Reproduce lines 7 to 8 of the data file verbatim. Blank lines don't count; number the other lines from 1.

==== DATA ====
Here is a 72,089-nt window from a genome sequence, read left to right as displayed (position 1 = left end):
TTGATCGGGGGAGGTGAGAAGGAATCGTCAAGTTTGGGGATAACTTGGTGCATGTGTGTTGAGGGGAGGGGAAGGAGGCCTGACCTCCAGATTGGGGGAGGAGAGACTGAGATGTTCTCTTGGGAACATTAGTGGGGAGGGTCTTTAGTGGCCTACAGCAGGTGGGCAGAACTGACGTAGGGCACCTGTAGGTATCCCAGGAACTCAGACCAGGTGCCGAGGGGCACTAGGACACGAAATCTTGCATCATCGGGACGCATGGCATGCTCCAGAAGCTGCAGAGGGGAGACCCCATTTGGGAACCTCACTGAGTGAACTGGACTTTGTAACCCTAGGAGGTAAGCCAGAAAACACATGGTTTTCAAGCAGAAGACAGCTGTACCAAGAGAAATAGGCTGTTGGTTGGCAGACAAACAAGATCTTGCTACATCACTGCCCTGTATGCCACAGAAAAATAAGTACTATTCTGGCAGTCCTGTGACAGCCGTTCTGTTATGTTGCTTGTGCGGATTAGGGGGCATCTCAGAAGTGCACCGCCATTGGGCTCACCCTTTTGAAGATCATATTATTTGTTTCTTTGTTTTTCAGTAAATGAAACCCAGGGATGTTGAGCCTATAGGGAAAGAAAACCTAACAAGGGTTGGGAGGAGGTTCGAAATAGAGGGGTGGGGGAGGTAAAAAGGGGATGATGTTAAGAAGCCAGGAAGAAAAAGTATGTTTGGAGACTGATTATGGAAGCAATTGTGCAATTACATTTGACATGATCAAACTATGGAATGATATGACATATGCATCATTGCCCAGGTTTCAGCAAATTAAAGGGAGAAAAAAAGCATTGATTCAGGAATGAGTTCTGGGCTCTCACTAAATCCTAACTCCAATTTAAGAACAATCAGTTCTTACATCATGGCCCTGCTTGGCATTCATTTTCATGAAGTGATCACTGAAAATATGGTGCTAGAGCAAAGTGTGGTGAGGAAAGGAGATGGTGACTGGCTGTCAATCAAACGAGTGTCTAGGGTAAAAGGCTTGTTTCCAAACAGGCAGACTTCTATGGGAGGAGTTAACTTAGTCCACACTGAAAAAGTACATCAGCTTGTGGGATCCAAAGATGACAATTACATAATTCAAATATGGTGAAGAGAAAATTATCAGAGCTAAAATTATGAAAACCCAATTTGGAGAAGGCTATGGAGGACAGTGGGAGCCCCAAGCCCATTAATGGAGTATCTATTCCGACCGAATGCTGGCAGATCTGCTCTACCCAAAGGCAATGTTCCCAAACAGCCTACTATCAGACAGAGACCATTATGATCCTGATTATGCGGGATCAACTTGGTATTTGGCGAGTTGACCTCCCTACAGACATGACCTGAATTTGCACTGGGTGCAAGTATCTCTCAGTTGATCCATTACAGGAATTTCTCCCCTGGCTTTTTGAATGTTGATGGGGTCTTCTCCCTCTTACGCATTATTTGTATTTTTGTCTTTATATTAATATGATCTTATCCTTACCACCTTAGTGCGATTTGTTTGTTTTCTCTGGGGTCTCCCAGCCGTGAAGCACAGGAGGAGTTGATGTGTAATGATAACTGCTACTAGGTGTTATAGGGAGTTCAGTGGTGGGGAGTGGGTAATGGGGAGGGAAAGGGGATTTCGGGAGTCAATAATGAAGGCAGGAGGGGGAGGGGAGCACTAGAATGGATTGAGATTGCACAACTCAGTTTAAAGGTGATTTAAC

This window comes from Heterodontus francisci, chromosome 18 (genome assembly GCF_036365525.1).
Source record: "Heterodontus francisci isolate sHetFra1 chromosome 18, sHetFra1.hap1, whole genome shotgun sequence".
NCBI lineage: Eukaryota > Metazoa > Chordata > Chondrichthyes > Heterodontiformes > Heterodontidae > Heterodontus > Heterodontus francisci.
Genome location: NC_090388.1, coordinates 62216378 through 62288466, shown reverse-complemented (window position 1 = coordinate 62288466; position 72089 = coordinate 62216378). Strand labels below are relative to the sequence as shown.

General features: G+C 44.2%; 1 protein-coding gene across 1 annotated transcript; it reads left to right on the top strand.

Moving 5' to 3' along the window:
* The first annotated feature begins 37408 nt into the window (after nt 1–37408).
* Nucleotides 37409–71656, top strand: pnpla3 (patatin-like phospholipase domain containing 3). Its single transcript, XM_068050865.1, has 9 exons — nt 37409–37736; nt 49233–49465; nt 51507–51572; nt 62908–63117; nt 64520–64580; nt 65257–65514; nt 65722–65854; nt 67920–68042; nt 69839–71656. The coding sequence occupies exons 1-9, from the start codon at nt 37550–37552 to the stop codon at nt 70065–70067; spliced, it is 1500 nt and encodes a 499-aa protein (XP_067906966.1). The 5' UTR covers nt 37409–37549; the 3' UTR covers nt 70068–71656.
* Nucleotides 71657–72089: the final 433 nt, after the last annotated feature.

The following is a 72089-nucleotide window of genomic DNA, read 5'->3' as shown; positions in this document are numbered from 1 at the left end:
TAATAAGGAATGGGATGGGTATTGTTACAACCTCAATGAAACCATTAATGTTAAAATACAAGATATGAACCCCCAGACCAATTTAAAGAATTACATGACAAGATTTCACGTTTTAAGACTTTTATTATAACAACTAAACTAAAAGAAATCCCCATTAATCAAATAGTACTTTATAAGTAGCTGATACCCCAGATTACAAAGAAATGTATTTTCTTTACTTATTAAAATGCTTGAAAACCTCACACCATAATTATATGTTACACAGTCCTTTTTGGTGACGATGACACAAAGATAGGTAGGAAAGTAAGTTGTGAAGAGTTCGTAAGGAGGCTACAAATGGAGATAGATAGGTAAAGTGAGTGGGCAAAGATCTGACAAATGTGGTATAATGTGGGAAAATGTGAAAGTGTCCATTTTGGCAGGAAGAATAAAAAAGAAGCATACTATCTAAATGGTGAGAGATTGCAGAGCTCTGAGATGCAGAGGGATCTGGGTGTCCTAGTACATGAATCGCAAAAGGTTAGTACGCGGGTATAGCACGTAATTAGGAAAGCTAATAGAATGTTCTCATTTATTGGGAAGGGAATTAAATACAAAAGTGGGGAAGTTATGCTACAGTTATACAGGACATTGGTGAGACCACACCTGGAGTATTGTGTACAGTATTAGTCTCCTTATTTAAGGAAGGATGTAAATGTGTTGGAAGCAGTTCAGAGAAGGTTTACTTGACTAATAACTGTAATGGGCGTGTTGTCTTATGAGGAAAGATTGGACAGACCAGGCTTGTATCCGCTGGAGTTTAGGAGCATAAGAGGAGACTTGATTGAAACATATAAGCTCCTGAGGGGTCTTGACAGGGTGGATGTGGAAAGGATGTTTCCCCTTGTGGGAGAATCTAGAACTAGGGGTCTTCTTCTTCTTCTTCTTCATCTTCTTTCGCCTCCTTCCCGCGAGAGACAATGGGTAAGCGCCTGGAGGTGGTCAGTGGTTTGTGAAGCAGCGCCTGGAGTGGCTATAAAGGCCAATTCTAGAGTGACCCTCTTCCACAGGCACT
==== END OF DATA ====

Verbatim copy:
General features: G+C 44.2%; 1 protein-coding gene across 1 annotated transcript; it reads left to right on the top strand.

Moving 5' to 3' along the window: